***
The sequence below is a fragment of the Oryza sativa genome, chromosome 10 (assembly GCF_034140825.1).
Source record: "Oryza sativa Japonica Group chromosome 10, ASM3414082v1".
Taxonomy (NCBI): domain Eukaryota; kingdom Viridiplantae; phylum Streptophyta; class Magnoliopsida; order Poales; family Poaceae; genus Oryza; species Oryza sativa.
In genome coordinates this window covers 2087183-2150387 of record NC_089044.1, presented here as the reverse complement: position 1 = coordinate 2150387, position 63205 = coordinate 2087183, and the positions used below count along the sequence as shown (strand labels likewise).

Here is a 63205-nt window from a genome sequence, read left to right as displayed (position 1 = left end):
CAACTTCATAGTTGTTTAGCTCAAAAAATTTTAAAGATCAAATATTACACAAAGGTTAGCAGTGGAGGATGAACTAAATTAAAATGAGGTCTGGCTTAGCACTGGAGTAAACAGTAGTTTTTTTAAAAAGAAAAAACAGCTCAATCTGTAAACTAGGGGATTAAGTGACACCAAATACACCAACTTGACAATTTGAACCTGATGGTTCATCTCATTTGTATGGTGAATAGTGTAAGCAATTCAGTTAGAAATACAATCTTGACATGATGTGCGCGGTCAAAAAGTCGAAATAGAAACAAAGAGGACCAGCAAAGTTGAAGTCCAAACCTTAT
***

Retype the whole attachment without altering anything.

The sequence below is a fragment of the Oryza sativa genome, chromosome 10 (assembly GCF_034140825.1).
Source record: "Oryza sativa Japonica Group chromosome 10, ASM3414082v1".
Taxonomy (NCBI): domain Eukaryota; kingdom Viridiplantae; phylum Streptophyta; class Magnoliopsida; order Poales; family Poaceae; genus Oryza; species Oryza sativa.
In genome coordinates this window covers 2087183-2150387 of record NC_089044.1, presented here as the reverse complement: position 1 = coordinate 2150387, position 63205 = coordinate 2087183, and the positions used below count along the sequence as shown (strand labels likewise).

Here is a 63205-nt window from a genome sequence, read left to right as displayed (position 1 = left end):
CAACTTCATAGTTGTTTAGCTCAAAAAATTTTAAAGATCAAATATTACACAAAGGTTAGCAGTGGAGGATGAACTAAATTAAAATGAGGTCTGGCTTAGCACTGGAGTAAACAGTAGTTTTTTTAAAAAGAAAAAACAGCTCAATCTGTAAACTAGGGGATTAAGTGACACCAAATACACCAACTTGACAATTTGAACCTGATGGTTCATCTCATTTGTATGGTGAATAGTGTAAGCAATTCAGTTAGAAATACAATCTTGACATGATGTGCGCGGTCAAAAAGTCGAAATAGAAACAAAGAGGACCAGCAAAGTTGAAGTCCAAACCTTAT